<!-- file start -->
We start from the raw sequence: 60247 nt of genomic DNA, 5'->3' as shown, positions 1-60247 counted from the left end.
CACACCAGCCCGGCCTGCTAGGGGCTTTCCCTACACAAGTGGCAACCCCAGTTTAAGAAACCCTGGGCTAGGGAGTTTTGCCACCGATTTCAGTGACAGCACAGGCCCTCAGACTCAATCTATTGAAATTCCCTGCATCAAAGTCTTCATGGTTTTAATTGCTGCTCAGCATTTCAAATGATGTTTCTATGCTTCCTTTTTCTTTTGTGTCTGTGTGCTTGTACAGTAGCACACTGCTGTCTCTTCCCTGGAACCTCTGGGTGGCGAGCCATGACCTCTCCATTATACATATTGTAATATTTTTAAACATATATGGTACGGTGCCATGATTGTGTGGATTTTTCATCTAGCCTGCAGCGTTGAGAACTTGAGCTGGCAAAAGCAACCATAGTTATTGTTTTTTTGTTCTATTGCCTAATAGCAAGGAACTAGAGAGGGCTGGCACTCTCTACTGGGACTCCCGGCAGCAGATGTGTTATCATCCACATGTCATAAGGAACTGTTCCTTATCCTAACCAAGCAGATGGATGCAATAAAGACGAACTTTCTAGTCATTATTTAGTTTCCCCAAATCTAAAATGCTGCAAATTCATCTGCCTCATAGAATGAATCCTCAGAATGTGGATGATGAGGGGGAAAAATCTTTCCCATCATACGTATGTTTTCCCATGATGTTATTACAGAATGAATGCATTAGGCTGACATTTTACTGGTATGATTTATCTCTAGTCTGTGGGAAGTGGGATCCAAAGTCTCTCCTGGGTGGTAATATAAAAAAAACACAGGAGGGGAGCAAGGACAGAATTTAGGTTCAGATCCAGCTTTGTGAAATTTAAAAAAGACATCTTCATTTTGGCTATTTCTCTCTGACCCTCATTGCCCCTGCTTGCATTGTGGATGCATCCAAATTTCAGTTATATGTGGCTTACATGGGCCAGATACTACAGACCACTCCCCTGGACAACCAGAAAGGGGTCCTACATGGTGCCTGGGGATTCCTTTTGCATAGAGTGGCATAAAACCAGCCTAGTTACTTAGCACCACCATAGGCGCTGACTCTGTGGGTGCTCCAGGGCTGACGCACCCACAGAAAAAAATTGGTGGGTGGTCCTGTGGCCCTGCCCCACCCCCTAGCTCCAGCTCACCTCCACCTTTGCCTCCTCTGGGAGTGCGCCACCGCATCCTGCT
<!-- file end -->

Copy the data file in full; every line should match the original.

We start from the raw sequence: 60247 nt of genomic DNA, 5'->3' as shown, positions 1-60247 counted from the left end.
CACACCAGCCCGGCCTGCTAGGGGCTTTCCCTACACAAGTGGCAACCCCAGTTTAAGAAACCCTGGGCTAGGGAGTTTTGCCACCGATTTCAGTGACAGCACAGGCCCTCAGACTCAATCTATTGAAATTCCCTGCATCAAAGTCTTCATGGTTTTAATTGCTGCTCAGCATTTCAAATGATGTTTCTATGCTTCCTTTTTCTTTTGTGTCTGTGTGCTTGTACAGTAGCACACTGCTGTCTCTTCCCTGGAACCTCTGGGTGGCGAGCCATGACCTCTCCATTATACATATTGTAATATTTTTAAACATATATGGTACGGTGCCATGATTGTGTGGATTTTTCATCTAGCCTGCAGCGTTGAGAACTTGAGCTGGCAAAAGCAACCATAGTTATTGTTTTTTTGTTCTATTGCCTAATAGCAAGGAACTAGAGAGGGCTGGCACTCTCTACTGGGACTCCCGGCAGCAGATGTGTTATCATCCACATGTCATAAGGAACTGTTCCTTATCCTAACCAAGCAGATGGATGCAATAAAGACGAACTTTCTAGTCATTATTTAGTTTCCCCAAATCTAAAATGCTGCAAATTCATCTGCCTCATAGAATGAATCCTCAGAATGTGGATGATGAGGGGGAAAAATCTTTCCCATCATACGTATGTTTTCCCATGATGTTATTACAGAATGAATGCATTAGGCTGACATTTTACTGGTATGATTTATCTCTAGTCTGTGGGAAGTGGGATCCAAAGTCTCTCCTGGGTGGTAATATAAAAAAAACACAGGAGGGGAGCAAGGACAGAATTTAGGTTCAGATCCAGCTTTGTGAAATTTAAAAAAGACATCTTCATTTTGGCTATTTCTCTCTGACCCTCATTGCCCCTGCTTGCATTGTGGATGCATCCAAATTTCAGTTATATGTGGCTTACATGGGCCAGATACTACAGACCACTCCCCTGGACAACCAGAAAGGGGTCCTACATGGTGCCTGGGGATTCCTTTTGCATAGAGTGGCATAAAACCAGCCTAGTTACTTAGCACCACCATAGGCGCTGACTCTGTGGGTGCTCCAGGGCTGACGCACCCACAGAAAAAAATTGGTGGGTGGTCCTGTGGCCCTGCCCCACCCCCTAGCTCCAGCTCACCTCCACCTTTGCCTCCTCTGGGAGTGCGCCACCGCATCCTGCT